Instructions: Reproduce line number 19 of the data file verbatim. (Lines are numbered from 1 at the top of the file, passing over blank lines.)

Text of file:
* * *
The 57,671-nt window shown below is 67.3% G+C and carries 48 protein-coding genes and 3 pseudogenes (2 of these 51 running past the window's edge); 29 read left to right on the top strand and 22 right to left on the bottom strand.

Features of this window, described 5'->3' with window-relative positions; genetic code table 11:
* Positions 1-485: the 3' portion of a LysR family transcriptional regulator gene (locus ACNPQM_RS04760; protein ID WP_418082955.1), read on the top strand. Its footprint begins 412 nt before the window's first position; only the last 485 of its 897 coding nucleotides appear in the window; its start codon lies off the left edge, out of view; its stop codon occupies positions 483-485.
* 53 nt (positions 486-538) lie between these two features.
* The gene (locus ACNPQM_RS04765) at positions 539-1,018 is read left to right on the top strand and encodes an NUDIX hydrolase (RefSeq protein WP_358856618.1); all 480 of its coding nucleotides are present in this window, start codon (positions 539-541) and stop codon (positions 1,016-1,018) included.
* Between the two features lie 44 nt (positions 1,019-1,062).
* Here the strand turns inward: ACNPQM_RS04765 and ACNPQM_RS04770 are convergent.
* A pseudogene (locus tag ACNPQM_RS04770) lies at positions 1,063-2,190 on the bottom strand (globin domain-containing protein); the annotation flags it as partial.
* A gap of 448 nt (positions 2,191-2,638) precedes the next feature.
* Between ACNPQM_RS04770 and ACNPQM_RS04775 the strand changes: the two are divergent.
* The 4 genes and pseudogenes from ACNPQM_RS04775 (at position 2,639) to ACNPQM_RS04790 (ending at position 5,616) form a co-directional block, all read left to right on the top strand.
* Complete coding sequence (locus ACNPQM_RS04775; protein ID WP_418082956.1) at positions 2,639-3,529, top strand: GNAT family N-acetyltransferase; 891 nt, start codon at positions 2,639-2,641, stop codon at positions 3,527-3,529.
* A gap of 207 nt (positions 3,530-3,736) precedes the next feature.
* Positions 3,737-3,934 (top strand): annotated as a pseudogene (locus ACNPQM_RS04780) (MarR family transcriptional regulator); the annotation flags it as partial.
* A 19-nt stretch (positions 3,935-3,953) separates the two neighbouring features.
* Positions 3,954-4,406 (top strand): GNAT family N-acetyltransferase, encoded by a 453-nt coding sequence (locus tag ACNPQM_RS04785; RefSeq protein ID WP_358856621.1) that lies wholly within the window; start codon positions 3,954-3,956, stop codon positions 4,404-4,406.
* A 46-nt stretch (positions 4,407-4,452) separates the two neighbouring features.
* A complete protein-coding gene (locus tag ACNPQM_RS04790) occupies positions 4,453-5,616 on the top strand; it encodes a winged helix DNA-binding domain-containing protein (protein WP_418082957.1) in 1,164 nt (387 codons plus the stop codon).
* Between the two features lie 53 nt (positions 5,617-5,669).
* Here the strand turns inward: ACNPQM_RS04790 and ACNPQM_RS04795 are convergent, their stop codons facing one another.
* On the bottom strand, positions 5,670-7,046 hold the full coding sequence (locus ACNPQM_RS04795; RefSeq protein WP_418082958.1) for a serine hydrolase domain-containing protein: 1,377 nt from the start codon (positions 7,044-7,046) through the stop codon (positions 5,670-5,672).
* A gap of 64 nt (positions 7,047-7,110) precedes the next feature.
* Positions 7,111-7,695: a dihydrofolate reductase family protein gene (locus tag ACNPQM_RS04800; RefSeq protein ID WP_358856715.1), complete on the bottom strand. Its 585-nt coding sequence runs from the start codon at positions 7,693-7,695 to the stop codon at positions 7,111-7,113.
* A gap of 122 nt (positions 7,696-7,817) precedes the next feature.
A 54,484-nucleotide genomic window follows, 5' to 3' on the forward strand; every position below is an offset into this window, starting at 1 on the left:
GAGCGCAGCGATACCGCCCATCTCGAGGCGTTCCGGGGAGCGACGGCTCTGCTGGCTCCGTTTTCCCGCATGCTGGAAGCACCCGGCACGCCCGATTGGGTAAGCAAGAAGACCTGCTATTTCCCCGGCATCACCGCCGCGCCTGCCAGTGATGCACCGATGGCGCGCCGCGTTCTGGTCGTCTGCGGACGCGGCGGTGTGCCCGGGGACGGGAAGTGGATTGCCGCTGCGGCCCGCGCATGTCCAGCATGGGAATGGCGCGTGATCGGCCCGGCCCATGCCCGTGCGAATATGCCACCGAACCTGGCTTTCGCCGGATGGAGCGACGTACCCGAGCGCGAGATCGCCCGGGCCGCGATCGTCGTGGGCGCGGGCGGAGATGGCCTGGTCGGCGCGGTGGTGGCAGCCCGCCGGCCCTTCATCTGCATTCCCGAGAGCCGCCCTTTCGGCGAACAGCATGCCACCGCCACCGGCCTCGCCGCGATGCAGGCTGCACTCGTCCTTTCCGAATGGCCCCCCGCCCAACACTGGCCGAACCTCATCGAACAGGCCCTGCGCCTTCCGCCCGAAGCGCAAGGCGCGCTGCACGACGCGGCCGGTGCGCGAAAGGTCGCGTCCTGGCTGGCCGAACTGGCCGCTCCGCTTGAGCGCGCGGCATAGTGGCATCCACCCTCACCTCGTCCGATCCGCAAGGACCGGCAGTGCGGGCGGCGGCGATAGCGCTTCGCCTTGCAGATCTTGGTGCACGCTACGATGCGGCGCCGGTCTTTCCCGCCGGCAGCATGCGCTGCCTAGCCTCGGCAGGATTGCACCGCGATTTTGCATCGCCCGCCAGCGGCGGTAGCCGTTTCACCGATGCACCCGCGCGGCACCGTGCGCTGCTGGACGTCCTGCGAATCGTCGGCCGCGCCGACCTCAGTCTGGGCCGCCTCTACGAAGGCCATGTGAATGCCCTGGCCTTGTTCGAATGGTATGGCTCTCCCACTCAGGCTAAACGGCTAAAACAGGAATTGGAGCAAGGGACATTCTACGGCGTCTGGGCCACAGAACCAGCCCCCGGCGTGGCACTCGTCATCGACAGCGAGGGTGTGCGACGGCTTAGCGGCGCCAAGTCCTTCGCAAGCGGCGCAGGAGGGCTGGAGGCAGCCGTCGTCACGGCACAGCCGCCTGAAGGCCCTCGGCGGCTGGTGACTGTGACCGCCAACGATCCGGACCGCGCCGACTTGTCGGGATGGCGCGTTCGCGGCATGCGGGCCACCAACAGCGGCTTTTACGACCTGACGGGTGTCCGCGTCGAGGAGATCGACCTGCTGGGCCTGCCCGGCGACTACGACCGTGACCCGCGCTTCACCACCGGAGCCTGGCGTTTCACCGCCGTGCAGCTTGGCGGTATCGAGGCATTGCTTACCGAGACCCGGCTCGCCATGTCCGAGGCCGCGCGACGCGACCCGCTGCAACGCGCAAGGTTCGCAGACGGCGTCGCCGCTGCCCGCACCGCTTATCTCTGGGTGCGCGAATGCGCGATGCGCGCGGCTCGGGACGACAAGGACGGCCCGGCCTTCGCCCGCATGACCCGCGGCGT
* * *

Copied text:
* Between the two features lie 53 nt (positions 5,617-5,669).